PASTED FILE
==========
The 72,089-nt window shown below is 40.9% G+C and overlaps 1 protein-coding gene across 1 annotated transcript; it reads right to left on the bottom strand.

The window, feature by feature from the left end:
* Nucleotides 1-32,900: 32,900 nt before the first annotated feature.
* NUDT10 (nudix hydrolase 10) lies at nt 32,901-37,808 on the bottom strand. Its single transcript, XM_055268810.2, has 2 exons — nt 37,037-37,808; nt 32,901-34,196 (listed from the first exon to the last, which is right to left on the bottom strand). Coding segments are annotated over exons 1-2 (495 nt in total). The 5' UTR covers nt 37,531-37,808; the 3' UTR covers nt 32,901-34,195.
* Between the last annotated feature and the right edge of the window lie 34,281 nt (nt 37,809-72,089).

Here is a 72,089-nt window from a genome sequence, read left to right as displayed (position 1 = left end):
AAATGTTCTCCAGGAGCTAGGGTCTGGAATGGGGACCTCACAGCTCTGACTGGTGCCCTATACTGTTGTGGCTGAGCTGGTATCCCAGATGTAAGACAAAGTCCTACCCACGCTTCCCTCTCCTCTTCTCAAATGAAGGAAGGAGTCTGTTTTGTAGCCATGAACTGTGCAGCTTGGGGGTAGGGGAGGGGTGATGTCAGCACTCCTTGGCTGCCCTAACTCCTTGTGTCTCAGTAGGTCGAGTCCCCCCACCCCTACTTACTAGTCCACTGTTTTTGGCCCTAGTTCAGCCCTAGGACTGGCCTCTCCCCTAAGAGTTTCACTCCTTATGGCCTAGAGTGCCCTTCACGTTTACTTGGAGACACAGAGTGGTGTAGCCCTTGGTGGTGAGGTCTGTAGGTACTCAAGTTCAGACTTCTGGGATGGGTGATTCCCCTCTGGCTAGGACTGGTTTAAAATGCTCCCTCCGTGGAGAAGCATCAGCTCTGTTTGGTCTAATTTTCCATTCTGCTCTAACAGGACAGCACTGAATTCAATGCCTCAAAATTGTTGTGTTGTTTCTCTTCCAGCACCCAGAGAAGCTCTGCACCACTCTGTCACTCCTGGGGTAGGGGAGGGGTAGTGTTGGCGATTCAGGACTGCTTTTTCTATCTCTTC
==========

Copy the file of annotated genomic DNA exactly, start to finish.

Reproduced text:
The 72,089-nt window shown below is 40.9% G+C and overlaps 1 protein-coding gene across 1 annotated transcript; it reads right to left on the bottom strand.

The window, feature by feature from the left end:
* Nucleotides 1-32,900: 32,900 nt before the first annotated feature.
* NUDT10 (nudix hydrolase 10) lies at nt 32,901-37,808 on the bottom strand. Its single transcript, XM_055268810.2, has 2 exons — nt 37,037-37,808; nt 32,901-34,196 (listed from the first exon to the last, which is right to left on the bottom strand). Coding segments are annotated over exons 1-2 (495 nt in total). The 5' UTR covers nt 37,531-37,808; the 3' UTR covers nt 32,901-34,195.
* Between the last annotated feature and the right edge of the window lie 34,281 nt (nt 37,809-72,089).

Here is a 72,089-nt window from a genome sequence, read left to right as displayed (position 1 = left end):
AAATGTTCTCCAGGAGCTAGGGTCTGGAATGGGGACCTCACAGCTCTGACTGGTGCCCTATACTGTTGTGGCTGAGCTGGTATCCCAGATGTAAGACAAAGTCCTACCCACGCTTCCCTCTCCTCTTCTCAAATGAAGGAAGGAGTCTGTTTTGTAGCCATGAACTGTGCAGCTTGGGGGTAGGGGAGGGGTGATGTCAGCACTCCTTGGCTGCCCTAACTCCTTGTGTCTCAGTAGGTCGAGTCCCCCCACCCCTACTTACTAGTCCACTGTTTTTGGCCCTAGTTCAGCCCTAGGACTGGCCTCTCCCCTAAGAGTTTCACTCCTTATGGCCTAGAGTGCCCTTCACGTTTACTTGGAGACACAGAGTGGTGTAGCCCTTGGTGGTGAGGTCTGTAGGTACTCAAGTTCAGACTTCTGGGATGGGTGATTCCCCTCTGGCTAGGACTGGTTTAAAATGCTCCCTCCGTGGAGAAGCATCAGCTCTGTTTGGTCTAATTTTCCATTCTGCTCTAACAGGACAGCACTGAATTCAATGCCTCAAAATTGTTGTGTTGTTTCTCTTCCAGCACCCAGAGAAGCTCTGCACCACTCTGTCACTCCTGGGGTAGGGGAGGGGTAGTGTTGGCGATTCAGGACTGCTTTTTCTATCTCTTC